Aphantasia seems to be a defect in (or a difference in, I don't know) one portion of the brain whereas dreaming seems to use a separate portion of the brain. I can also see images when I'm between being awake and asleep, which seems to be related to dreaming. I've had a couple of dreams where I've successfully used the WILD technique (wake induced lucid dreaming) where you use hypnagogic imagery to create an environment and (if you're successful at it) go directly from being awake to being in a lucid dream. It's an experience that will lead you to believe that you do actually visually experience your dreams, since there was no apparent break between lying on your bed and entering a dream. I've also watched a dream fade before, and woke up immediately afterwards with no apparent loss in consciousness.
You don't have to believe me, of course, that's up to you. I'm as surprised as anyone that I can visualize while dreaming but not at all when I'm awake.
You aren't holding it if you can't draw from it. End of story.
That doesn't sound plausible.
In my personal case, I can maintain a clear image but be unable to translate it accurately to paper or to another medium (electronic or not) since it involves skill. The fidelity I am able to attain has improved as my skill has improved, and I can clearly see the frustrating differences between the image in my mind and what I then drew without yet being able to remedy it. If the proposition were correct neither of these things would be possible.
isn’t that exactly what the mind (or at least the brains visual cortex) is doing all day long?
I've been able to read magazines, have full conversations with multiple people, stare at a brick wall and notice all the little pits. It does not happen every day, but maybe a couple times a month. I used to have severe sleep apnea and those were the most intense dreams. So I don't think it's possible to extrapolate your own experience to others. The mind already constructs a model of reality, so why wouldn't it be able to in a dream state?
As far as your image - I still maintain that if you can "hold it", you can draw it, especially for simple geometric shapes like a star.
Everything I do makes me sweaty and winded, even walking.
It's a direct result of influencers selling a lifestyle. I work out, and have my entire life, but it definitely doesn't feel amazing - it's just a grind and you feel a bit better afterward.
That was my thought when I first saw this episode many years ago and I can't tell if I'm reaching or it's one of those things that's obvious to everyone else.
— Ambrose Bierce, The Devil’s Dictionary (1881-1906)
Isn't is just as plausible that he wasn't lucid dreaming at all, and was instead in a half-asleep, half-awake stupor and responding to the questions from his awake consciousness?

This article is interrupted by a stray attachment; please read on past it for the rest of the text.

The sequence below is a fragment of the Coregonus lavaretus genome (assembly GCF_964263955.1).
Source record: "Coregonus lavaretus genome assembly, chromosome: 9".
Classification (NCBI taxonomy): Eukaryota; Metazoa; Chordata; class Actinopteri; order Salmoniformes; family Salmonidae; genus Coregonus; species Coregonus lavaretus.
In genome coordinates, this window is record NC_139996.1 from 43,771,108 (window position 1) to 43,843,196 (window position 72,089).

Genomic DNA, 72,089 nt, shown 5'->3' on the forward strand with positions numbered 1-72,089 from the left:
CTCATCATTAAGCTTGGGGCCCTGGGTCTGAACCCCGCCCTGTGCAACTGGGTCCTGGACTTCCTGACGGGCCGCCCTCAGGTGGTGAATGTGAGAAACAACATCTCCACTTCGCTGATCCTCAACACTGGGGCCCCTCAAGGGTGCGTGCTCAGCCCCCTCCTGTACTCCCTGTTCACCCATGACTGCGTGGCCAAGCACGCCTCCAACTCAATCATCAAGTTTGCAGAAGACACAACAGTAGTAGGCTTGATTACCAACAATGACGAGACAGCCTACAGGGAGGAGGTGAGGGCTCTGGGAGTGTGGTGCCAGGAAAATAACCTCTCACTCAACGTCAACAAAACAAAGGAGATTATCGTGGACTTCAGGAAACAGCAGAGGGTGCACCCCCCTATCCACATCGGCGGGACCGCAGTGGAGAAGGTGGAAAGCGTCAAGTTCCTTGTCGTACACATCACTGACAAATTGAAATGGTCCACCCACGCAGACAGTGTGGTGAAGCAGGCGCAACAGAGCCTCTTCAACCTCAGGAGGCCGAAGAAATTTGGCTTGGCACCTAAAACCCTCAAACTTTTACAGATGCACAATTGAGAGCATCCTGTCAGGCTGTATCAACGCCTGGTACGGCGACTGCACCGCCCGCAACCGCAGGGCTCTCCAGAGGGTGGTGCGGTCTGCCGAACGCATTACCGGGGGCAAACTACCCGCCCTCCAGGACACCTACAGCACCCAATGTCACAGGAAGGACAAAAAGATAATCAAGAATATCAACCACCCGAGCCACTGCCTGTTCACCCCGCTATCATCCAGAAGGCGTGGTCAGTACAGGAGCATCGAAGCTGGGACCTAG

It would be much more convincing if the subject were in a different landscape.
I was actively interested in this topic when I was younger and had much time to sleep and practice, but after I got my job and life problems kicked in, suddenly I realized that the only thing I require from a dream is to get a good night sleep so I will have strength to face problems during the day. A little bit sad but true.
But, during my lucid dreaming endeavors I realized the technique itself is incredibly powerful. Especially for people who have tendencies for daydreaming. One easy technique used during learning is to create a habit of looking at the watch and asking oneself if this is a dream or not. Doing it for a few times during a day will eventually create a habit, and will eventually increase the chances of unintentionally doing it during the actual dream. Then, the question "is this a dream?" will have a chance of recalling that we have consciousness, while still being inside the dream. It will be a lucid dream.
Maintaining lucid state of a lucid dream is another topic. Sometimes a few seconds after starting to be in a lucid dream, we forget about the state and we go right back to a normal, non-lucid dream. There are techniques for prolonging the state, but require training (like everything I guess).
How to activate superuser mode in dreams?
Some people classify the lucidity of a dream as "non-lucid", "semi-lucid" and "lucid".
"Non-Lucid" is just a normal dream.
"Semi-Lucid" is a dream in which you know that you're dreaming, but you don't have real control and are just going with the flow.
In real lucid dreams you're fully aware that you're dreaming and can control yourself (movement & talking).
Experiencing a lucid dream is just plain awesome in my experience. You know that the experience is not real, but it feels real.